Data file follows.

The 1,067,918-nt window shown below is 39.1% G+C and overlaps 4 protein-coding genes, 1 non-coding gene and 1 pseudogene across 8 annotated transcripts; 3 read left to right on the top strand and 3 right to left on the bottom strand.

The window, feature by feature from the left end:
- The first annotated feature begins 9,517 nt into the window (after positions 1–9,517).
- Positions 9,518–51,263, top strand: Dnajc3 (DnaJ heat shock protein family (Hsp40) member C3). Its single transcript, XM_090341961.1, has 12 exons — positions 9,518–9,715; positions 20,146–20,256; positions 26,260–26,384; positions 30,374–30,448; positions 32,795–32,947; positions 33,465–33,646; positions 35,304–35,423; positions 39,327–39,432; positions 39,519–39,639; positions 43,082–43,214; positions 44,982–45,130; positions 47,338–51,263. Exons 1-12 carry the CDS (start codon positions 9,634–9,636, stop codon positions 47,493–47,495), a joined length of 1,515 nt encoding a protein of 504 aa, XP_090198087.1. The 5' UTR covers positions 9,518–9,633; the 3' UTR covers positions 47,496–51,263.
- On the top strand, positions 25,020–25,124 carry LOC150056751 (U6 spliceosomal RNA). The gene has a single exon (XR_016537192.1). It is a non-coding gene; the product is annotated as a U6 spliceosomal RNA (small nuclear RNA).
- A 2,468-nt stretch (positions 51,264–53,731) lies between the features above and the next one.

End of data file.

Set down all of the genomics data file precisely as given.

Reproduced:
The 1,067,918-nt window shown below is 39.1% G+C and overlaps 4 protein-coding genes, 1 non-coding gene and 1 pseudogene across 8 annotated transcripts; 3 read left to right on the top strand and 3 right to left on the bottom strand.

The window, feature by feature from the left end:
- The first annotated feature begins 9,517 nt into the window (after positions 1–9,517).
- Positions 9,518–51,263, top strand: Dnajc3 (DnaJ heat shock protein family (Hsp40) member C3). Its single transcript, XM_090341961.1, has 12 exons — positions 9,518–9,715; positions 20,146–20,256; positions 26,260–26,384; positions 30,374–30,448; positions 32,795–32,947; positions 33,465–33,646; positions 35,304–35,423; positions 39,327–39,432; positions 39,519–39,639; positions 43,082–43,214; positions 44,982–45,130; positions 47,338–51,263. Exons 1-12 carry the CDS (start codon positions 9,634–9,636, stop codon positions 47,493–47,495), a joined length of 1,515 nt encoding a protein of 504 aa, XP_090198087.1. The 5' UTR covers positions 9,518–9,633; the 3' UTR covers positions 47,496–51,263.
- On the top strand, positions 25,020–25,124 carry LOC150056751 (U6 spliceosomal RNA). The gene has a single exon (XR_016537192.1). It is a non-coding gene; the product is annotated as a U6 spliceosomal RNA (small nuclear RNA).
- A 2,468-nt stretch (positions 51,264–53,731) lies between the features above and the next one.